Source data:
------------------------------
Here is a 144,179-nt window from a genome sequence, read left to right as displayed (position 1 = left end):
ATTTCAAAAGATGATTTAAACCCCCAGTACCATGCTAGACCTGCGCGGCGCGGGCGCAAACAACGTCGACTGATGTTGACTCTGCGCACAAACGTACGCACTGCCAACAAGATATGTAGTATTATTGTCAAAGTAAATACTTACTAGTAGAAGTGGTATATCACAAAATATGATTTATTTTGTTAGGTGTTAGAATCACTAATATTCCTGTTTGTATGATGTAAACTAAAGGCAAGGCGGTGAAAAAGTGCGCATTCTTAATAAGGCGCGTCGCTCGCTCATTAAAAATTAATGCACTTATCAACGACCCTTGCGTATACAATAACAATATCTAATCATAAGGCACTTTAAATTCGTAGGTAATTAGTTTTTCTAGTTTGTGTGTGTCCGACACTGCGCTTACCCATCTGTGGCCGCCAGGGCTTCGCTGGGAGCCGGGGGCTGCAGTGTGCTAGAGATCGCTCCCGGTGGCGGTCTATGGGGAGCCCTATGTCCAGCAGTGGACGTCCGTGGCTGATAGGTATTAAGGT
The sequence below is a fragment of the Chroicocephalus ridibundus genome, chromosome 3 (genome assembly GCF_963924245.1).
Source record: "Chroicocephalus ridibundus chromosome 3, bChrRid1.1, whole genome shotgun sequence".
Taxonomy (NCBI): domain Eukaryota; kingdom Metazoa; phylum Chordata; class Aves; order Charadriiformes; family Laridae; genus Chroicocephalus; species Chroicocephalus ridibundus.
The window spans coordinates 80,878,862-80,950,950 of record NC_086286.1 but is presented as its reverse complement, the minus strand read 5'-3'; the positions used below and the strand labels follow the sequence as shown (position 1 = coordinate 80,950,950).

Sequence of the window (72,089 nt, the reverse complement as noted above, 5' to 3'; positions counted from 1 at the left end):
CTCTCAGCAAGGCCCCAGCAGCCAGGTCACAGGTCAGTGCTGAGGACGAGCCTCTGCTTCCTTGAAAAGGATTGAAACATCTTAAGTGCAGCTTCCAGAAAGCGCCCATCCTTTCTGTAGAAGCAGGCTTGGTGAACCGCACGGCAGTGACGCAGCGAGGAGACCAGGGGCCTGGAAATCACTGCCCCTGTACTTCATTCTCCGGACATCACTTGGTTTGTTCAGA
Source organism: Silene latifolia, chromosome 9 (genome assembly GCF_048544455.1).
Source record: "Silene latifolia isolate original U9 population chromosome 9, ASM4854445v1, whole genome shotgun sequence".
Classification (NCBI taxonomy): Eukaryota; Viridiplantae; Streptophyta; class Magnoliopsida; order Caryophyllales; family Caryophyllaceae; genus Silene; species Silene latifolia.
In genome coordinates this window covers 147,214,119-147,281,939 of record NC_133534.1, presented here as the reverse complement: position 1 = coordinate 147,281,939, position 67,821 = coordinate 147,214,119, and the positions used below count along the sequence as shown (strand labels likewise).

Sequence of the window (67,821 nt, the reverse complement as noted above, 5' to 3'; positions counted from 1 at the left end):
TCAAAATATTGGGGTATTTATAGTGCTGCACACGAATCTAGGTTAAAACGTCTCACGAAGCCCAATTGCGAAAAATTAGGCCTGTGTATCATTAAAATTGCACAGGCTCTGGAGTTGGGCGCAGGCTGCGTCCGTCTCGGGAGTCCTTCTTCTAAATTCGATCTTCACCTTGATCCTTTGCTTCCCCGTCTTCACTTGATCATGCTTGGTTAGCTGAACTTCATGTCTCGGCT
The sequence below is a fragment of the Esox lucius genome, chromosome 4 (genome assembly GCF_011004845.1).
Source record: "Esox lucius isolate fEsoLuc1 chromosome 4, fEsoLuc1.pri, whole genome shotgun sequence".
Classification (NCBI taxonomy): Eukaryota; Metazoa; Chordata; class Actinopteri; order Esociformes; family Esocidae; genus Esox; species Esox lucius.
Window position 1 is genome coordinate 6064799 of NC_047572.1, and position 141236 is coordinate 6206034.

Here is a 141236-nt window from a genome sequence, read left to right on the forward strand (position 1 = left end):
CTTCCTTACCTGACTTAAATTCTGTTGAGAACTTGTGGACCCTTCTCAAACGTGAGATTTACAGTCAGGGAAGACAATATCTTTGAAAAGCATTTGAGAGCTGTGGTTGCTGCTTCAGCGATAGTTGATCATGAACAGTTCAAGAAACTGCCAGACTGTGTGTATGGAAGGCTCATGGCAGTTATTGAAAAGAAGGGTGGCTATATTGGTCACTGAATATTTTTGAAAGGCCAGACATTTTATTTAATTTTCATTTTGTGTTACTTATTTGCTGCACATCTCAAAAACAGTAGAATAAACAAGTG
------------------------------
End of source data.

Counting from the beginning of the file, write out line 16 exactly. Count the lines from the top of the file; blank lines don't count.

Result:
Source record: "Esox lucius isolate fEsoLuc1 chromosome 4, fEsoLuc1.pri, whole genome shotgun sequence".